Vancouver, WA-based author Curtis C. Chen is getting good reviews for his new sci-fi thriller entitled “Waypoint Kangaroo” (Thomas Dunne). What can a spy do when he discovers a plot that could unravel the entire solar system?
“The Book Of Tokyo – A City in Short Fiction” (Comma) edited by Michael Emmerich, Jim Hanks & Masashi Matsuie. It’s often said that you remember your travel experiences not from just seeing places but meeting people. This slim anthology of short stories allows you to do just that. With stories by Mitsuyo Kakuta, Kaori Ekuni, Nao-Cola Yamazaki, Banana Yoshimoto and many others.
“Japanese Prostitutes in the North American West, 1887-1920” (UW Press) by Kazuhiro Oharazeki sheds light on a little known chapter of Japanese American history.
“The Halo” (Four Way Books) by C. Dale Young is a new book of poetry that is a quasi-autobiography about a man with wings who desperately wants to be simply human.
“Yayoi Kusama -Inventing The Singular” (MIT Press) by Midori Yamamura grounds this internationally known Japanese artist within the fabric of pre and post WW II history from which she emerged to engage the world with her artistic visions from Pop Art to Minimalism.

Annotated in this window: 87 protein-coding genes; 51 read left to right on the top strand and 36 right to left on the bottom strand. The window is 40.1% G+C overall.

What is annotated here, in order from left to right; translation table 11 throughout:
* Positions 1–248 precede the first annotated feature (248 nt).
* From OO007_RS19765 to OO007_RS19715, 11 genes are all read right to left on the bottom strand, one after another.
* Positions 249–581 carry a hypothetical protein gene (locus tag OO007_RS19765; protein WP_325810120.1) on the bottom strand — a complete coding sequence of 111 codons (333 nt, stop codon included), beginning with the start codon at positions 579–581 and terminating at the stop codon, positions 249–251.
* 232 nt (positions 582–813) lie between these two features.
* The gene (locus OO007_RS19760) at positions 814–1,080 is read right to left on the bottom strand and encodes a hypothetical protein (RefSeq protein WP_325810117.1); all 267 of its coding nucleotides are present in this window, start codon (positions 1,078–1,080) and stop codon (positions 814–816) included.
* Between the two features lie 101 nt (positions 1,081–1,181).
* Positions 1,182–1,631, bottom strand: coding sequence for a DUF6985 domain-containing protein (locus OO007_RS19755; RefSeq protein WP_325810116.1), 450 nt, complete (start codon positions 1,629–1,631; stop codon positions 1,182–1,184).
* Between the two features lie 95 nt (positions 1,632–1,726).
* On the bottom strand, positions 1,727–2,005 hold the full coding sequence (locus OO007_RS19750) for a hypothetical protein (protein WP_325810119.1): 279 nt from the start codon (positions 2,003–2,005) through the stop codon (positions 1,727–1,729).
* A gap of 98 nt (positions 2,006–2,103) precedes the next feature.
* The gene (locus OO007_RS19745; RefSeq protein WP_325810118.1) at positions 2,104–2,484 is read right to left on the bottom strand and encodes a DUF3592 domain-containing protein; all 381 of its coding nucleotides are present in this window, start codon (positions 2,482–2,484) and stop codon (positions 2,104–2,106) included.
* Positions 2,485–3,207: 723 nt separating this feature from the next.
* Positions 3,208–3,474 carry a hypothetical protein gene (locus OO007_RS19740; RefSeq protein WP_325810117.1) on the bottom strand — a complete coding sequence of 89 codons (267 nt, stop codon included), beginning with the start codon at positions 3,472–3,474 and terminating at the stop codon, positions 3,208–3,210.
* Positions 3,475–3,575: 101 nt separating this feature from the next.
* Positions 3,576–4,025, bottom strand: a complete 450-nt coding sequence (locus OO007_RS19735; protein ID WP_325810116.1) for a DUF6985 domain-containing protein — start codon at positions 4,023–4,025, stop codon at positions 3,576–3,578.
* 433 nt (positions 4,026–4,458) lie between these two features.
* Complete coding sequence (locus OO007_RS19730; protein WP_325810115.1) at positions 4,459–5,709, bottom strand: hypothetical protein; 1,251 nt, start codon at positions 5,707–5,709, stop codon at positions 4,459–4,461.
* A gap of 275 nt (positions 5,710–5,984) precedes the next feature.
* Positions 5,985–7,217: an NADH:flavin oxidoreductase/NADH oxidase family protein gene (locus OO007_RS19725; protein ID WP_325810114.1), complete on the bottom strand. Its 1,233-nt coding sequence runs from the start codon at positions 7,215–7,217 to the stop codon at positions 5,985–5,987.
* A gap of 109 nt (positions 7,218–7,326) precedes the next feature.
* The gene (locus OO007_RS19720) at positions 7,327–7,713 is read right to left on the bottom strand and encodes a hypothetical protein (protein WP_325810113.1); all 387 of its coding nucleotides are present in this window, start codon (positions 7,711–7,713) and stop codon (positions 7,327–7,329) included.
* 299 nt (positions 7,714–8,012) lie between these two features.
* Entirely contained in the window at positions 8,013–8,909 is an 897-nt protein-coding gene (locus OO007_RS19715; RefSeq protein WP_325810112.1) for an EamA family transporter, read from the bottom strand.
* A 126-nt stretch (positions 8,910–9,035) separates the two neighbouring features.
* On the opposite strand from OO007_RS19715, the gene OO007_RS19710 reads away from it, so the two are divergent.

“Alien Capital – Asian Racialization And The Logic Of Settler Colonial Capitalism” (Duke University) by Iyko Day explores what the dynamic of the Asian workforce brought to the American economy at the turn of the century.
The Global Music Series from Oxford University Press has interesting volumes which all come with music CD inserts. Recent titles include Gavin Douglas’s “Music in Mainland Southeast Asia” and “Music in Pacific Island Cultures” by Brian Diettrich, Jane Freeman Moulin and Michael Webb.
William Wei’s “Asians in Colorado – A History of Persecution And Perseverance in the Centennial State” (UW Press) by William Wei gives breath and depth to the history and contributions of that immigrant population to that state.
Noriko Manabe’s “The Revolution Will Not Be Televised – Protest Music After Fukushima” (Oxford University Press) is a vital new contribution to the way music plays such a vital part in protest and social movements.
Terayama Shuji’s surrealistic theatre works rose out of the ashes of WWII to bring forth a ribald humor and energy and that may be what he’s best known for in the West. But Terayama was also a writer of fiction. In “The Crimsom Thread of Abandon” (MerwinAsia), translator Elizabeth L. Armstrong has done us all a favor by collecting his stories that read like thought-provoking fairy tales for adults.
“The Face” (Restless Books) is a new series of personal non-fiction in which well known authors are asked to write essays about their face and its place in race, culture and identity. March 2016 has essays by Ruth Ozeki, Chris Abani and Tash Aw. Other volumes will follow.
“Diamond Head” (Harper Perrenial) is a new paperback edition of the debut novel by Cecily Wong that tells the story of a Chinese family’s immigration to Hawai’i and how a tragic sense of fate and history haunt them wherever they go.